ParaNorman

ParaNormanParaNorman_poster

It’s not like we even take things such as children seeing the dead (thanks to “the Sixth Sense”) or films that make fun of zombies (um, “Warm Bodies”) as shocking anymore, but we have grown so bored with the material that we now make them into animated children films!  Greetings once more, fellow movie-aficionados!  This will be my last review before Sunday’s Oscars, but I figured that I should try to fit this one in just in time.

I watched this not 2 weeks ago, and sadly it is utterly forgettable.  This film is done by the creators of “Coraline” which was incredibly creepy, original, and presented a really fresh artistic style.  “ParaNorman” fails at almost every level.  Artistically, it is dull and completely messy.  Coloring was flat and (no pun intended) lifeless.  The characters are stereotypes in all ways, which means they are also boring flat and lifeless.  There’s nothing too original about the tale, given our recently-obsessed-with-zombies culture.  Like I said, the film is utterly forgettable.

It is the story of an 11-year old boy who sees the dead, and because of this ability he is mocked and ridiculed and misunderstood.  Of course, this has not stopped the boy from living in a bedroom filled with zombie posters, clocks, slippers, and bed sheets.  Strange, right?  This ability is shared by another citizen of his fictitious New England town: the local town hobo.  Apparently, in this town someone is born into each generation with this ability.  The reason: why, to keep the evil witch and her curse at bay!  As it turns out, the story tries to deliver a message about being an outsider or a misfit (watch “the Goonies” instead) and rails against bullying (a hot topic of this day & age).  “ParaNorman” though doesn’t convince me of either of these messages and seems to flounder in its delivery of both.  In the end, the audience is left to shrug their shoulders and turn the channel.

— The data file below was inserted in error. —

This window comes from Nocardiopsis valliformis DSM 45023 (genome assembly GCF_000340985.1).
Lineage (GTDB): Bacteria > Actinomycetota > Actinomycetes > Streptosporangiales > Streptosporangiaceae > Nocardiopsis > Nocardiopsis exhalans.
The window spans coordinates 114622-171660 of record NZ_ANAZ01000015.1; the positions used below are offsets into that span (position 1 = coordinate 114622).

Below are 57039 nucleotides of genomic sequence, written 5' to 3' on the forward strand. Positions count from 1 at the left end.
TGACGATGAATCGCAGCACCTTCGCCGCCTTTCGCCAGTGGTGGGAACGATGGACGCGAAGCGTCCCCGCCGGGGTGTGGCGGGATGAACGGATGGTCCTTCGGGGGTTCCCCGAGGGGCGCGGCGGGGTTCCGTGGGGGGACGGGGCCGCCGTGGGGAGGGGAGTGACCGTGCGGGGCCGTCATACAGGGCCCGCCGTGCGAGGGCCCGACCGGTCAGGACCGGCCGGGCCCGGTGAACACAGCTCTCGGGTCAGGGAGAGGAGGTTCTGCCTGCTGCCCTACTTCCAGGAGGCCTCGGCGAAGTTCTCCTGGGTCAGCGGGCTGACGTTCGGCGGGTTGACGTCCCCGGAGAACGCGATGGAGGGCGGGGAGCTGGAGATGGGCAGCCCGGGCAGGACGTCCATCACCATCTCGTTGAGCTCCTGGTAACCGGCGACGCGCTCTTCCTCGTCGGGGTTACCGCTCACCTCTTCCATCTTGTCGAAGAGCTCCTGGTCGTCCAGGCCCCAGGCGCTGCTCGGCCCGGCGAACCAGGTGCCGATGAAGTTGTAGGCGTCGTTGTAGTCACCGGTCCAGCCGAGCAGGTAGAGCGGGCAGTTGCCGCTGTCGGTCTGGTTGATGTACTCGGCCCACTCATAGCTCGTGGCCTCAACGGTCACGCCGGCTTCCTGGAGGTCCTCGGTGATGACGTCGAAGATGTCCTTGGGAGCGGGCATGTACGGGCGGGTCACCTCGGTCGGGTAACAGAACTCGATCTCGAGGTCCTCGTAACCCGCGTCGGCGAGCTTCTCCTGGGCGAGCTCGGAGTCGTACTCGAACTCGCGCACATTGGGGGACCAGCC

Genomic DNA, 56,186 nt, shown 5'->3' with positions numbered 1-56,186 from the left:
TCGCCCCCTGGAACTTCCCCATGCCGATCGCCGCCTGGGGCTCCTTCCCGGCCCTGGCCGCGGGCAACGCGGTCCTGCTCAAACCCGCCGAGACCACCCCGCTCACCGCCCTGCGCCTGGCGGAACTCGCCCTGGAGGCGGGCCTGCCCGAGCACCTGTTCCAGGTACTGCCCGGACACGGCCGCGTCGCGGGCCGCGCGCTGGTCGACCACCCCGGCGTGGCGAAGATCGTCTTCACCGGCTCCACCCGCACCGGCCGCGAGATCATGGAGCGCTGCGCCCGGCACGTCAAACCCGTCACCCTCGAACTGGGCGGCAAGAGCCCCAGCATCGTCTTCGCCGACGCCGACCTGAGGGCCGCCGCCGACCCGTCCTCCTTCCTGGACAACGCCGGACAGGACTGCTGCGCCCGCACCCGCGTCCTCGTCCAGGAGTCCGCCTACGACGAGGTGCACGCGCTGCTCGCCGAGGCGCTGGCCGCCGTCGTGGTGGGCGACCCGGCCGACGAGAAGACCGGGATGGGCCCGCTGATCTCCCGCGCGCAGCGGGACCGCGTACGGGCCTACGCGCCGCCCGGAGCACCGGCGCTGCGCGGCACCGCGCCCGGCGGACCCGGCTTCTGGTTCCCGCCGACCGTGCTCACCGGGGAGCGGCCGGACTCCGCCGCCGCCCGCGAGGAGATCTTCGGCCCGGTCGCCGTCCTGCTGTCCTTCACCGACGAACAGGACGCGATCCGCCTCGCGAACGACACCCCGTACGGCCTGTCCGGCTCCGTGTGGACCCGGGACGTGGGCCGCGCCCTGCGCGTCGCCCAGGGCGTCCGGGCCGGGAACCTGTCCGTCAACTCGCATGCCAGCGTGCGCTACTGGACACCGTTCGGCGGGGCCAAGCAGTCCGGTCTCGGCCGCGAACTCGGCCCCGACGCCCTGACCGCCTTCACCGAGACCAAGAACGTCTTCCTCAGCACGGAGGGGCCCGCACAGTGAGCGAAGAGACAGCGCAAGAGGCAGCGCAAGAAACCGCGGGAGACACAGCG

I’m all for being creative in children’s movies, but zombies are not appropriate subject matter.  I think it demonstrates how numb we are as a culture these days.  If your children think this film funny or goofy, it isn’t because this film is making light of the subject matter, I assure you.  Look, just because a zombie isn’t real-looking (whatever that is), it doesn’t mean it is okay to use in a film targeted towards 8 to 12 year old children.  Here lately, I have seen far too much of this in entertainment and it is numbing us as an audience.

So besides being a pretty dull film, “ParaNorman” should be skipped right over.  (My hope would be of sending the studio a wake-up call, but it’s far too late for that.) Let this one be a dud left unseen and collecting dust in the $5.00 bin of your local super-store.

…and that’s it for this edition of THE REEL VOICE

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